Australia played four tests at Newmarket Park, the last one in 1979 when New Zealand won 1–0, thanks to Duncan Ormond’s second–half goal.

In 1977 NZ beat Taiwan 6–0 (My first All Whites match attendance – Enzo) and 6–0 again, four days later at the park, Keith Nelson getting five goals altogether. A 1966 game saw Sing Tao (Hong Kong) beat New Zealand U23 8–6 (4–4 at half time). Auckland’s worst nightmare was In January 1967 when Sparta Prague beat them 12–1. The visitors’ finishing power that night seemed fearsome; every chance or half chance was converted into a goal. Yet later that year Auckland drew 2–2 with another Czech team, Slavia Prague.

New Zealand won the Oceania Tourney In 1973, beating Fiji, Tahiti, New Caledonia and New Hebrides, and Tahiti again in the final (Australia didn’t enter).

The crowds weren’t big. One newspaper said the aggregate for the tournament was 40,000, and this was repeated on TV, but this was probably a misprint for 14,000.

Four New Caledonian teams came, and in 1968 they beat New Zealand 3–1; their only test win in this country. And yet between 1951 and 1979 they beat us nine times up in Noumea.

Why do we never seem to play New Caledonia now? In the 1968 game the New Zealand captain was Dave Wallace of Wellington and one of the selectors was Dave Wallace of Auckland. In 1977 New Zealand won two tests at the Park against New Caledonia, 3–0 and 4–0.

The second one was abandoned by the ref, after only about 25 minutes because of brawling conduct by the visitors. But seeing the goals were coming so freely, I thought it was a pity he didn’t let play continue (And let’s not forget how the crowd loved a good brawl, Don – Enzo).

Other exciting wins for the locals were Auckland’s 3–2 triumph over Dallas Tornado In 1967, 3–2 v Zurich in 1970, and NZ 2 China 1 in 1975.

Other teams not mentioned above who played at the park were Young Follows of Zurich, Sloven Bratislava, North Berlin (three visits), Radnicki FC (Yugoslavia), Iran, Jardines (Hong Kong), Selango (Malaysia) and Indonesian XI, Tonga, and about five state or club sides from Australia.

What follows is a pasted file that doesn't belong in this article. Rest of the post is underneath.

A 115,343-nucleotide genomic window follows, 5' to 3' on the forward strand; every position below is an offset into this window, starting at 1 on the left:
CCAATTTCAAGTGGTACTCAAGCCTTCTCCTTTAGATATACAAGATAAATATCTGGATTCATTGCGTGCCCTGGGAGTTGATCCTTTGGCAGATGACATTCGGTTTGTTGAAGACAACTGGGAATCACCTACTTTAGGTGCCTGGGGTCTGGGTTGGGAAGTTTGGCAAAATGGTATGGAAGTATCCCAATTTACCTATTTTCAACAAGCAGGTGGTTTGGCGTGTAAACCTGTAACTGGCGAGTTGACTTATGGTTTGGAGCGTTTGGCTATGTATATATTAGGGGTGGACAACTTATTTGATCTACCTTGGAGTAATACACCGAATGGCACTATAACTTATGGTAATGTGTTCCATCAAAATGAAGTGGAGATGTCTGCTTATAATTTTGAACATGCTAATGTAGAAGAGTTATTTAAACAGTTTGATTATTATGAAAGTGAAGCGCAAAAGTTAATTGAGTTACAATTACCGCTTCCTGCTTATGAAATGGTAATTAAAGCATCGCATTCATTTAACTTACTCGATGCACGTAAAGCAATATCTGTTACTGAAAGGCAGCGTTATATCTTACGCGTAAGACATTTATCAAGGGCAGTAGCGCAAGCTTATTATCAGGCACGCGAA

The Rothmans National League, starting in 1970, was Immediately successful in increasing crowds and getting greater media attention, especially as Blockhouse Bay won the league and cup double. The Grammar Rugby Club, next door In Ayr St, must have made quite a packet charging soccer spectators for the use of their parking area.

Eastern Suburbs, North Shore and Mt Wellington (three times) won the league for Auckland in the 70s. The standard was high, the pace not quite so frantic as now.

Crowds for league games were often 3000–5000 in the first half of the decade, even 10,000 for a crucial late–season game between Eastern Suburbs and Mt Wellington in 1971.

By scoring three goals against Mt Albert Ponsonby at the park in 1971, John Wrathall of Suburbs, by then a veteran player, achieved his feat of scoring 1000 goals in all grades of soccer (See, it pays to have your dad keep count, kids – Enzo).

Five Chatham Cup finals were played at the park, but with this fixture always televised live, the crowd was never above 6000–7000. The final of 1975 was a classic for skill and entertainment. Blockhouse Bay, the underdogs, scored twice in the first 10 minutes through Mike Farac and Colin Shaw to set up a real struggle, with Christchurch City eventually winning 4–2 in extra time.

During the night of July 2, 1979, after prolonged rain, about one third of ‘the Eastern Stand’, and the adjoining corner of the field, collapsed into the steep gully behind.

Restoration would have cost at least $500,000, but even so, it was disappointing that the AFA abandoned this popular venue. Rugby offered Eden Park for the Chatham Cup final.

There was a lot of publicity and sympathy for the code at the time, and with two Auckland teams involved, there could have been a big crowd. Instead, for reasons that are hard to fathom, the game was sent to a little–known ground in Papakura.